You need all your strength for starving, do you? Nothing left for us, is there? Don’t take away a second from fasting, be superior, do something we can’t do, show us up . . . Well I think it’s easy. What’s hard for you is to stop! You do not consume, buy, rest, join, fix, break, mate, come late, grate, rake, fake, mate. You are the weak and we are the strong. You need us to watch you, but we don’t need you. We can switch somewhere else, any time we choose.
(Abortive, quickly curtailed cheers from audience)
Aren’t you too insecure to come out of your cage? Why did you become a hunger artist if you weren’t afraid? If you didn’t need a craft you could practice without acquiring, preparing, complying, responding, depending?
(Under his breath, aside to Hunger Artist)
I’m going to fix your wagon like it’s never been fixed.
Ladies and gentlemen, the hunger artist has no strength to speak to you now.
But I will relate to you a story that the hunger artist, himself, confided once between fasts. I think, trying hard, I can offer it to you word for word.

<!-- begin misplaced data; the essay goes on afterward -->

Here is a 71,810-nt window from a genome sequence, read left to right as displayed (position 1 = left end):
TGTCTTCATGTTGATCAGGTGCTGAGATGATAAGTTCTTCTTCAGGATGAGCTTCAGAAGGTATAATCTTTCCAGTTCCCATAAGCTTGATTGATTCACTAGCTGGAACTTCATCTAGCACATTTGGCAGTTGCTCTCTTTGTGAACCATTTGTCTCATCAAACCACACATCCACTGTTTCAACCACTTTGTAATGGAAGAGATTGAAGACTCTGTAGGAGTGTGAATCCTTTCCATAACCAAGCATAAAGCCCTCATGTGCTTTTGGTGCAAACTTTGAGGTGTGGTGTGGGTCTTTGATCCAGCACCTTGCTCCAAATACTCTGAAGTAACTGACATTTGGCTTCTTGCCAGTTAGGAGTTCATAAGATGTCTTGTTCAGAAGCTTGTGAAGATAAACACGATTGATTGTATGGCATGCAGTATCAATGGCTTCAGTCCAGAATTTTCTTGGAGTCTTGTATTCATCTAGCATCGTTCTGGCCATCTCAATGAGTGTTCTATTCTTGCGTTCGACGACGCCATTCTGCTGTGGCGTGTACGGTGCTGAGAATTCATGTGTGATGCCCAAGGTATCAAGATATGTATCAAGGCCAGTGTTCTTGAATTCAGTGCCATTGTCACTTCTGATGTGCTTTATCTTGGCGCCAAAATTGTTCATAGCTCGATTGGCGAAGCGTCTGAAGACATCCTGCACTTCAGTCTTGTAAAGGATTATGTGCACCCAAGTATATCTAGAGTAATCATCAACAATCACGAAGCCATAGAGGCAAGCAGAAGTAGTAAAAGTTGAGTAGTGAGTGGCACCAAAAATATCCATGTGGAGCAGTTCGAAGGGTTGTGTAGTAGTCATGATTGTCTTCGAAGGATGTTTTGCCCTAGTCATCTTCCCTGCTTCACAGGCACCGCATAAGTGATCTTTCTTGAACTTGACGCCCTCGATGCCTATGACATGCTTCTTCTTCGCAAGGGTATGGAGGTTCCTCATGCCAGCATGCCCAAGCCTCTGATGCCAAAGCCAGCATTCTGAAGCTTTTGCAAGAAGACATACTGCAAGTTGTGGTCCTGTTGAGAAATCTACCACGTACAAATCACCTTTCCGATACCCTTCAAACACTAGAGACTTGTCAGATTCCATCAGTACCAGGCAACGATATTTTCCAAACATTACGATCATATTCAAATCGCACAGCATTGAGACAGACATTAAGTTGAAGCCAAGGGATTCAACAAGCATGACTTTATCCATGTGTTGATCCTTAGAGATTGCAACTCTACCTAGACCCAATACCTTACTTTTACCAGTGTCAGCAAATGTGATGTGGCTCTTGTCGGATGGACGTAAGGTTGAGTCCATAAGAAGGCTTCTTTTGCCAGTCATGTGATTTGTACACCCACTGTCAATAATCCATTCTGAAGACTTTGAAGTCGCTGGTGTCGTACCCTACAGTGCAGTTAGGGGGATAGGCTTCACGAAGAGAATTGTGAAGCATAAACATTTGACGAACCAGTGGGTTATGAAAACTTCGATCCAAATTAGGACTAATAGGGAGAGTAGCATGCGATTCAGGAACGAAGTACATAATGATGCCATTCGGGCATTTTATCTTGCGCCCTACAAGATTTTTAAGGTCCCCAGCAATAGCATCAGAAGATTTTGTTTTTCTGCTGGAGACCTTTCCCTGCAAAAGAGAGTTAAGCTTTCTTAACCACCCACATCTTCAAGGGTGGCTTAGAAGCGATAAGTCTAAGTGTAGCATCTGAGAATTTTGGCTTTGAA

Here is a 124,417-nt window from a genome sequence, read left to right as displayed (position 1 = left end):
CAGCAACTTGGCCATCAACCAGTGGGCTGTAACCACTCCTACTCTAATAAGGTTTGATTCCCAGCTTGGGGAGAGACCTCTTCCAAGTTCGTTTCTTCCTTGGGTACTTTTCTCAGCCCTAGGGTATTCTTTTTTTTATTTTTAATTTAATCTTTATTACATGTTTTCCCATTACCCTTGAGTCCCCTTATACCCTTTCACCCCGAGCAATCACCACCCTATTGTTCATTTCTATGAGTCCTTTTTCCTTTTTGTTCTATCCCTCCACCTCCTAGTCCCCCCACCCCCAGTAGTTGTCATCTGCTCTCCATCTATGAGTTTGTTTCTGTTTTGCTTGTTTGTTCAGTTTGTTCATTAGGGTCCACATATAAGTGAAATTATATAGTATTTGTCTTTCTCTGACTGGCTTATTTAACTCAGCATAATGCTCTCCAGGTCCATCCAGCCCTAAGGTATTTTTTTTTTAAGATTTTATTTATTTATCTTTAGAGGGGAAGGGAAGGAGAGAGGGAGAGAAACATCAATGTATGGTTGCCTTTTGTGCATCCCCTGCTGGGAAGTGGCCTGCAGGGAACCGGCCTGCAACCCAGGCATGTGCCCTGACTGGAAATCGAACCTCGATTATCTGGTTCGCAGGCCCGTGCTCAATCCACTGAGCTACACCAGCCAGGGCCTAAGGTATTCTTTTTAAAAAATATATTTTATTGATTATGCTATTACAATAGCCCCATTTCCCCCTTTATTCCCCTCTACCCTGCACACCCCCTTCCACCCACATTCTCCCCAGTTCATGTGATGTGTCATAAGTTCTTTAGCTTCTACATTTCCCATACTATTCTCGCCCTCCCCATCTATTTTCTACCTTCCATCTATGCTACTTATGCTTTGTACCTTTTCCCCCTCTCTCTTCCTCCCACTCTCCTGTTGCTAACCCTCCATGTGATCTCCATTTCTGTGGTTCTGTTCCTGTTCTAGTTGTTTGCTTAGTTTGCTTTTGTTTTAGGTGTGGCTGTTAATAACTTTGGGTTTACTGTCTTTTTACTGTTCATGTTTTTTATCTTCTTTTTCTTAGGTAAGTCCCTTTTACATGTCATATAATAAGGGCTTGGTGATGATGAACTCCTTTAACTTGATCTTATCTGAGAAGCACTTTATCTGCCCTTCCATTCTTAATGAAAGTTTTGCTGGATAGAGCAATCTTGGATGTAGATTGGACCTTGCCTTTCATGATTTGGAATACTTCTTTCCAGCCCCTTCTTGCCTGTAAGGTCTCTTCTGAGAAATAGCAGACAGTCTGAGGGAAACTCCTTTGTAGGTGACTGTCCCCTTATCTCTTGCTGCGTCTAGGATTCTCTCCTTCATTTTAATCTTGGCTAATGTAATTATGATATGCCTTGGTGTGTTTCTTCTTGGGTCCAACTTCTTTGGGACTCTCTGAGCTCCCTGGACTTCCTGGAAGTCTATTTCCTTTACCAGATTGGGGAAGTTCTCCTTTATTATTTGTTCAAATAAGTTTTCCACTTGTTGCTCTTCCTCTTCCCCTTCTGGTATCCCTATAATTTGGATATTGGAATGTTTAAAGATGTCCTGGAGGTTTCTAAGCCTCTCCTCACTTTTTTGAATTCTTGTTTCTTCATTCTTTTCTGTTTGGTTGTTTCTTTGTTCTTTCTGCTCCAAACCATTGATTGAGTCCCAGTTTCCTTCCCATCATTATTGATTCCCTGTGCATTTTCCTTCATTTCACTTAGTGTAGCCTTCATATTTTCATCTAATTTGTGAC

(Boos from crowd——they’re not getting the authentic goods)
Remember you are the first——the very first assembled audience——to hear it.
(Some members of crowd hush the others. Impresario stands beside the Hunger Artist’s cage. His impersonation is intended as parody. Whatever comes through of the direct and serious is against his will. His delivery is meant as reductive and grudging as well as an effort to pander to the public appetite for “psychological lowdown.” What follows is the Impresario’s fabrication, not the Hunger Artist’s truth)
I was reared in comfort by parents who’d known poverty——
Guilt of the one who has it easy.
Nothing that came upon me,
No hurt, break, blow
Could equal their suffering memories.
Exalted themselves for their wounds
Have you ever been hungry?
Crammed me with food and lorded it——
Have you ever been hungry?
Noses to the grindstone,
Fingers to the bone,
Just to make it easy for you.
No matter what happened,
No matter how it hurt,
You’ve never been hungry,
It’s easy for you.
Hunger became my idol,
Hunger my god;
In the greenhouse town,
With the jolly cuisinier,
I could have built an altar
(Hunger Artist shakes bars of his cage, then gradually resigns himself)